Synopses & Reviews
“Everything about I Was Dora Suarez shrieks of the joy and pain of going too far.”—The New York Times
"For those who want some truly dark noir that will make most wince, you won't find a much darker ride through the human condition than this one."—Bookgasm.com
An ax-wielding psychopath cares young Dora Suarez into pieces. On the same night in London, a firearm blows the top off the head of Felix Roatta, part-owner of the seedy Parallel Club. The unnamed narrator, a police sergeant, becomes fixated on Dora and is determined to solve her murder. Then a photo links Suarez to Roatta, and inquiries at the club reveal how vile and inhuman exploitation can become.
Derek Raymond’s real name was Robin Cook. He died in London in 1994.
"First published in the U.K. in 1990, Raymond's searing fourth entry in his Factory series (The Devil's Home on Leave, etc.) opens with a psychopath hurling an old lady to her death against her grandfather clock just after he took an ax to young Dora Suarez in a neighboring flat. That same night, the killer shoots Felix Roatta part-owner of a seedy London club, who's expecting money from the killer with a gun loaded with a soft-tip bullet ('The upper part of Roatta's head entirely disappeared'). Matters wind up in the hands of an unnamed narrator, a police sergeant, who ( la Laura) begins to develop an unhealthy fixation on Dora. Though some may find the sanguinary detail overdone, it's somehow rendered a shade less objectionable when translated into the British idiom. Raymond (1931 1994) was a prime practitioner of the not-so-gentle art of murder, Brit-style, and if anyone wants a sample of his wares, this is a fine place to start." Publishers Weekly (Copyright Reed Business Information, Inc.)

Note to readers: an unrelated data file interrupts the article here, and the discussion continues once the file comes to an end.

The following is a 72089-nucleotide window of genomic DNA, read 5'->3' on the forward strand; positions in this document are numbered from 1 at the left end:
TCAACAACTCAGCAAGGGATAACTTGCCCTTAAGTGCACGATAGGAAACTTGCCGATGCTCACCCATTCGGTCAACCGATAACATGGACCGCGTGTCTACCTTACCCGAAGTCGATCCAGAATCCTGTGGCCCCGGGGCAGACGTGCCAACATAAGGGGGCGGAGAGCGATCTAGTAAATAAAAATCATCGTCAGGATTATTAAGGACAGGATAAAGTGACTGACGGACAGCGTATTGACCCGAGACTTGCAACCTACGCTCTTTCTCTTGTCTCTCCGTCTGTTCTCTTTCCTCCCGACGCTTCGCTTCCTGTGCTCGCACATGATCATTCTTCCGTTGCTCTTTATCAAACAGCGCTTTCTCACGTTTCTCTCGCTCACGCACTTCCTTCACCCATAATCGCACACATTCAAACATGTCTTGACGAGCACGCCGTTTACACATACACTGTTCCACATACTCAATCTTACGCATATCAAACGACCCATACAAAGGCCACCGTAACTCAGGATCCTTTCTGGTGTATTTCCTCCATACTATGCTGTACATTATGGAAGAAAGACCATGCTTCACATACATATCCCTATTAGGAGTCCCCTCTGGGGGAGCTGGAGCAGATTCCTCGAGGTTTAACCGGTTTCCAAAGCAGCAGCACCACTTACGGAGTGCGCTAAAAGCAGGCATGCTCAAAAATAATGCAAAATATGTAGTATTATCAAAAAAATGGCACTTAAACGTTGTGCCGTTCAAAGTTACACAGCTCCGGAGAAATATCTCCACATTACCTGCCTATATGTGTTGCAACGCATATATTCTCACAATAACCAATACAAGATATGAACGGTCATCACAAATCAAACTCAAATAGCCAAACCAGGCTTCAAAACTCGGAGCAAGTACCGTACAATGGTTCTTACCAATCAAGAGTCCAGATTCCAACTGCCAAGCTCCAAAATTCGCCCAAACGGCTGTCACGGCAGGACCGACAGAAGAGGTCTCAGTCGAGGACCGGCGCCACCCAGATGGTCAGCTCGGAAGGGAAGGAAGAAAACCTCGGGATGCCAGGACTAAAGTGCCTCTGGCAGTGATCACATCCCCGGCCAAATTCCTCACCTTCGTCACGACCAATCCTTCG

The final deadly blow in the acclaimed Factory series by Derek Raymond.
About the Author
Derek Raymond was born Robin Cook in 1931. The son of a textile magnate, he dropped out of public school aged sixteen and spent much of his early career among criminals. The Factory series followed his early novels, The Crust on Its Uppers and A State of Denmark. He died in London in 1994.